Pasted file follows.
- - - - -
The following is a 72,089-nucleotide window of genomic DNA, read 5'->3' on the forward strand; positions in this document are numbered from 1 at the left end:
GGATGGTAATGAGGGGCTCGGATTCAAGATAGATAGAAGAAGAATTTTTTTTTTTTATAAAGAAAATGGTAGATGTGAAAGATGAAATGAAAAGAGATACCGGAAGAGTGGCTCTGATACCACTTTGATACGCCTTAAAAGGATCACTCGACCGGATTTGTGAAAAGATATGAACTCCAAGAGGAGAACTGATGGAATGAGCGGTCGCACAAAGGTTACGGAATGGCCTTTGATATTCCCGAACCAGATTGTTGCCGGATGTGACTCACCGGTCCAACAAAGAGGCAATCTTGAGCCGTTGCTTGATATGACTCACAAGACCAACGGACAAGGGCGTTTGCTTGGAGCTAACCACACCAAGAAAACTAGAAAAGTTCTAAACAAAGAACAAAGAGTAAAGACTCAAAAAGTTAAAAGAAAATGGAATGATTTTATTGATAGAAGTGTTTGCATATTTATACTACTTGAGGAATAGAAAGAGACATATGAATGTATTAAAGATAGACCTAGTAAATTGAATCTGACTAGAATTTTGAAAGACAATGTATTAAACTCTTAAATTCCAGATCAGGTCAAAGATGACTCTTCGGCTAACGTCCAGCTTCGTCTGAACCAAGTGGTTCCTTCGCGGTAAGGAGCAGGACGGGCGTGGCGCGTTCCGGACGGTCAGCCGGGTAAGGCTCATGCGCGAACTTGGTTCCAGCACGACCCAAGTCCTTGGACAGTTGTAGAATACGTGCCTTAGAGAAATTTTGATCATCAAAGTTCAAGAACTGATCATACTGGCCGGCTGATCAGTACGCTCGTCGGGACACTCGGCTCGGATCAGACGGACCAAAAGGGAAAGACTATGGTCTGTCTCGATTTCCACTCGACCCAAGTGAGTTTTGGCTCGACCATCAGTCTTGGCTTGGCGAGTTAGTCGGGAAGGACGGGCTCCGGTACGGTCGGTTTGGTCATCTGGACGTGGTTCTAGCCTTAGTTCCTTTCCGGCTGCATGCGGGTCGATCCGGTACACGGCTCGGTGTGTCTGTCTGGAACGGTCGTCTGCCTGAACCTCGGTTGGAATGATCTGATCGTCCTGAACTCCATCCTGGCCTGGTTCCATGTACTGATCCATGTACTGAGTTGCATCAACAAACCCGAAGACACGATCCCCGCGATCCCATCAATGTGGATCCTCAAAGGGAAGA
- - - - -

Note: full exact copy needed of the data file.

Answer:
The following is a 72,089-nucleotide window of genomic DNA, read 5'->3' on the forward strand; positions in this document are numbered from 1 at the left end:
GGATGGTAATGAGGGGCTCGGATTCAAGATAGATAGAAGAAGAATTTTTTTTTTTTATAAAGAAAATGGTAGATGTGAAAGATGAAATGAAAAGAGATACCGGAAGAGTGGCTCTGATACCACTTTGATACGCCTTAAAAGGATCACTCGACCGGATTTGTGAAAAGATATGAACTCCAAGAGGAGAACTGATGGAATGAGCGGTCGCACAAAGGTTACGGAATGGCCTTTGATATTCCCGAACCAGATTGTTGCCGGATGTGACTCACCGGTCCAACAAAGAGGCAATCTTGAGCCGTTGCTTGATATGACTCACAAGACCAACGGACAAGGGCGTTTGCTTGGAGCTAACCACACCAAGAAAACTAGAAAAGTTCTAAACAAAGAACAAAGAGTAAAGACTCAAAAAGTTAAAAGAAAATGGAATGATTTTATTGATAGAAGTGTTTGCATATTTATACTACTTGAGGAATAGAAAGAGACATATGAATGTATTAAAGATAGACCTAGTAAATTGAATCTGACTAGAATTTTGAAAGACAATGTATTAAACTCTTAAATTCCAGATCAGGTCAAAGATGACTCTTCGGCTAACGTCCAGCTTCGTCTGAACCAAGTGGTTCCTTCGCGGTAAGGAGCAGGACGGGCGTGGCGCGTTCCGGACGGTCAGCCGGGTAAGGCTCATGCGCGAACTTGGTTCCAGCACGACCCAAGTCCTTGGACAGTTGTAGAATACGTGCCTTAGAGAAATTTTGATCATCAAAGTTCAAGAACTGATCATACTGGCCGGCTGATCAGTACGCTCGTCGGGACACTCGGCTCGGATCAGACGGACCAAAAGGGAAAGACTATGGTCTGTCTCGATTTCCACTCGACCCAAGTGAGTTTTGGCTCGACCATCAGTCTTGGCTTGGCGAGTTAGTCGGGAAGGACGGGCTCCGGTACGGTCGGTTTGGTCATCTGGACGTGGTTCTAGCCTTAGTTCCTTTCCGGCTGCATGCGGGTCGATCCGGTACACGGCTCGGTGTGTCTGTCTGGAACGGTCGTCTGCCTGAACCTCGGTTGGAATGATCTGATCGTCCTGAACTCCATCCTGGCCTGGTTCCATGTACTGATCCATGTACTGAGTTGCATCAACAAACCCGAAGACACGATCCCCGCGATCCCATCAATGTGGATCCTCAAAGGGAAGA